Dog News

Disabled Man Cries When He’s Surprised With a New Service Dog for Easter

by Melanie

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It can cost thousands of dollars and take anywhere from 2-5 years to receive a service dog, and most people with disabilities can’t afford to wait that long.  Chris Jackson is still mourning the loss of his service dog and best friend Jake, but just before Easter he received the surprise of a lifetime when he was given a new service dog, free of charge.

Chris’ dog, Jake, had arthritis and other age-related health problems, but being on a fixed income, Chris couldn’t get to the vet or afford the mounting bills for medication.  He was sacrificing his own food and medicine so his boy wouldn’t go without, and contacted CBS 6 to find better help.


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Chris and Jake were then connected to Dr. Courtney Belden through FETCH a Cure, a Richmond non-profit organization that links pet parents to the resources that can help their sick pets.  She volunteered her time and set up a GoFundMe page, which quickly raised money for medication, and a few people offered to drive Jake to appointments.

Despite the outpouring of support and wonderful care Jake was receiving, he died in December. He was Chris’ service dog for 14 years, and looking around his Virginia home, it’s easy to see how much love he had for his dog.  Jake’s harness and photos still adorn the mantle.


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“Get up and cry every morning,” Chris told CBS 6.   “Used to be the first thing that I saw, first thing that I touched… gave me all the love and support that I needed.”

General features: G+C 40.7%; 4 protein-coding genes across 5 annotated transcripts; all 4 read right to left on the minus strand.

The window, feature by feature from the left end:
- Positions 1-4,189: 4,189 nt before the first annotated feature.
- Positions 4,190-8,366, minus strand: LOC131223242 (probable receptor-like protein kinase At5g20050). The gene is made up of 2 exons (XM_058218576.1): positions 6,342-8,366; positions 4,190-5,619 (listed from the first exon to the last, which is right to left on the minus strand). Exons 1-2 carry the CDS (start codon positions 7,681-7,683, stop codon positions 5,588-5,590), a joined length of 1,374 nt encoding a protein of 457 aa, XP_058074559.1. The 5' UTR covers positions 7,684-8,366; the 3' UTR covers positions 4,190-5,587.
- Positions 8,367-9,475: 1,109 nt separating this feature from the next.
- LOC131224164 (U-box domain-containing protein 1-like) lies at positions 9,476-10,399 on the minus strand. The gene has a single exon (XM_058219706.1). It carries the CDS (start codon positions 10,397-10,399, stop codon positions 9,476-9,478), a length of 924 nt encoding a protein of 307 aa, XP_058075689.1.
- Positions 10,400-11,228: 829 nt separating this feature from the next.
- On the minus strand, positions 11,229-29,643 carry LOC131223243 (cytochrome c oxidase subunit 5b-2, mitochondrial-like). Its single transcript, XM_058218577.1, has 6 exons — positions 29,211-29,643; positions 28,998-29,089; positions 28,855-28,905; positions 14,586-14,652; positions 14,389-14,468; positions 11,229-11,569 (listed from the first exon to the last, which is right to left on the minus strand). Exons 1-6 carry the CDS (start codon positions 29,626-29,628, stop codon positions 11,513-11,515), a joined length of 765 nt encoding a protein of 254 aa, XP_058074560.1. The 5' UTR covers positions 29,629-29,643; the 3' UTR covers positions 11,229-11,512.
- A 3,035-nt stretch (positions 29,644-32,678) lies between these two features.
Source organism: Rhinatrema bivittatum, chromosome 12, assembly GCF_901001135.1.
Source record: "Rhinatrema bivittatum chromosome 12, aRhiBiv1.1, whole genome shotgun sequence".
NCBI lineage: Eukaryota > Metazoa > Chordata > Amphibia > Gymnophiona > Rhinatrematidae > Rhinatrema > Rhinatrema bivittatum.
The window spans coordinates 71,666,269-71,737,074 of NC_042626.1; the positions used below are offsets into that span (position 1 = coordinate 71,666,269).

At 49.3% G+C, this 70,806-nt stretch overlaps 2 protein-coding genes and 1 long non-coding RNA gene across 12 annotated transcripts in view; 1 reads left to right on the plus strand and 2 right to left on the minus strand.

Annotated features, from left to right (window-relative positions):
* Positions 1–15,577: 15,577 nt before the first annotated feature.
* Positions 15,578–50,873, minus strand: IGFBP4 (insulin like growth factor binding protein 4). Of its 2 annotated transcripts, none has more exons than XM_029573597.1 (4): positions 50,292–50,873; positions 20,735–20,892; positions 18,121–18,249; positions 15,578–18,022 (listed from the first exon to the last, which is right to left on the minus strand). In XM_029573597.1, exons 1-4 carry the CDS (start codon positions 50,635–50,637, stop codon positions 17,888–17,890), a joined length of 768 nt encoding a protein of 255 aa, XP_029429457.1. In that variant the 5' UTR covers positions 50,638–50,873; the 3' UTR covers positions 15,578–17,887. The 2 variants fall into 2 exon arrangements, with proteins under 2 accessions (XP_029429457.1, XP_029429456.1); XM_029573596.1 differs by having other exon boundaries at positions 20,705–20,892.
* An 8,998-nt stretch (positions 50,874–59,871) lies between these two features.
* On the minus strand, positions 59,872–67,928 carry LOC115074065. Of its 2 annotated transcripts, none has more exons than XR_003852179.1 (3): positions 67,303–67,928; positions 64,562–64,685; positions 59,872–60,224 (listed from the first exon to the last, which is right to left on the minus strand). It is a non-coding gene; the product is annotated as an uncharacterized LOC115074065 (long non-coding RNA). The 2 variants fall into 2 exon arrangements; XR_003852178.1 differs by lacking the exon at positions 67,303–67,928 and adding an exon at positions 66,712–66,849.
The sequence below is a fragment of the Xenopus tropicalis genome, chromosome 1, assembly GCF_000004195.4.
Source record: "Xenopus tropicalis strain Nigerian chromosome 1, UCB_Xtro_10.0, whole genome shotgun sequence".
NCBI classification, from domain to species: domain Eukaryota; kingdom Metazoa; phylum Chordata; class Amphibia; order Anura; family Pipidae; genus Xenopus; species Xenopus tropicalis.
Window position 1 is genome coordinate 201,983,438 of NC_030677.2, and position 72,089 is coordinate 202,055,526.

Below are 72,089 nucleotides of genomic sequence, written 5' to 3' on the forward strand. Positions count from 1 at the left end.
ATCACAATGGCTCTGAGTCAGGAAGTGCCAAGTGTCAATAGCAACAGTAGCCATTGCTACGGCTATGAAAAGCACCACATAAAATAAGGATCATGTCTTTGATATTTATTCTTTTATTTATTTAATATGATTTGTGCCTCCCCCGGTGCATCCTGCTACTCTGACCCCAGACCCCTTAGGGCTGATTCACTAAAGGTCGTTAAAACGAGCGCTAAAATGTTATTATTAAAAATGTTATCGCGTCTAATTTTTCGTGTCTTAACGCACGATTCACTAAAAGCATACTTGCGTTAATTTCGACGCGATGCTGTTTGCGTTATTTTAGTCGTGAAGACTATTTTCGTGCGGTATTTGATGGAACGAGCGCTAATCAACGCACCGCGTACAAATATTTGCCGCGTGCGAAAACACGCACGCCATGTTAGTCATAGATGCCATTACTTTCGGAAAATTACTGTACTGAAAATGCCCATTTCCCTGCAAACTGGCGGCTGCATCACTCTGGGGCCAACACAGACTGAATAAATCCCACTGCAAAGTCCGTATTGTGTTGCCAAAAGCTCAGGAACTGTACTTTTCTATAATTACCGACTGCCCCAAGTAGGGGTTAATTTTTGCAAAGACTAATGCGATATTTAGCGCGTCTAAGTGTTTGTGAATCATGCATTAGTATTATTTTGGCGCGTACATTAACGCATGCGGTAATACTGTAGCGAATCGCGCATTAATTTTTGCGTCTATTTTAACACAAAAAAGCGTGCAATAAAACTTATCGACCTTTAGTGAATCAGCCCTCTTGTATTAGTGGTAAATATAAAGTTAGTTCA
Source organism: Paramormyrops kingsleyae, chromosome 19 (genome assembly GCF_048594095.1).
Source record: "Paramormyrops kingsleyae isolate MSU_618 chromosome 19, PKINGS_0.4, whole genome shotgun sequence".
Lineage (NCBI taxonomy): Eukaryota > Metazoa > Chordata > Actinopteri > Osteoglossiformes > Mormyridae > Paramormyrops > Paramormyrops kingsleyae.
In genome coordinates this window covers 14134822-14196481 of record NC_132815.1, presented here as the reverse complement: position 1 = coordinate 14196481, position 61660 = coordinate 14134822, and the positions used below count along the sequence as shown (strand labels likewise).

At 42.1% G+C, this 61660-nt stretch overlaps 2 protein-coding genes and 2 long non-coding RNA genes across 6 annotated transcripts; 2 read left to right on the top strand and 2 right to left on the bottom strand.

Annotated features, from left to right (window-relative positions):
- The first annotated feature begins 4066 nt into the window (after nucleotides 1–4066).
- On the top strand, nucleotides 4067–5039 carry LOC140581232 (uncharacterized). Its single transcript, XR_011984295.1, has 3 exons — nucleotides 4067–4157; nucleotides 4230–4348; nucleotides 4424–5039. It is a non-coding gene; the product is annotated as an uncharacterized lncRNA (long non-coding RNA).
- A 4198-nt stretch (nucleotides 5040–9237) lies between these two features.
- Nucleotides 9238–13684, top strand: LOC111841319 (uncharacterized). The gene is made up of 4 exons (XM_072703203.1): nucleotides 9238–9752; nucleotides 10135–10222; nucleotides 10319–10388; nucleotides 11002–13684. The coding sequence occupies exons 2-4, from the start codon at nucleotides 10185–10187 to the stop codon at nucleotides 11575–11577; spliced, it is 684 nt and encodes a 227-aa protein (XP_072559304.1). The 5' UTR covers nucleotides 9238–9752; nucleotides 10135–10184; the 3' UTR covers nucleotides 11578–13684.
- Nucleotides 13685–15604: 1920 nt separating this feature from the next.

When Jake died, Chris was astounded to learn that it would cost thousands of dollars and take up to three years for him to receive a new service dog, so he put the word out to anyone who could help.  His call was heard 1,300 miles away.

Bridging RVA heard about Chris and contacted Kayla Wells of New Life Individual and Family Services in Dallas.  She flew all the way from Dallas, and along with John Sawyer of Bridging RVA, presented Chris with his new companion.


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He thought the news station was interviewing him about the struggles of obtaining a new service dog, but then they interrupted him.

“We have a surprise for you,” said CBS 6 reporter Chelsea Rarrick. “We have gotten you a new best friend.”

“This is Nala,” he was told by John and Kayla.  “She’s all yours.”


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Chris couldn’t contain the torrent of emotions he was feeling, and wept with joy and gratitude.  He wasn’t the only one who couldn’t hold back the tears; Kayla had been caring for Nala and had grown attached, but she knows her “Nala Bear” is needed elsewhere.

“She’s probably one of the best dogs in our program ever,” Kayla said.  “I know Mr. Jackson will take extremely good care of her.”


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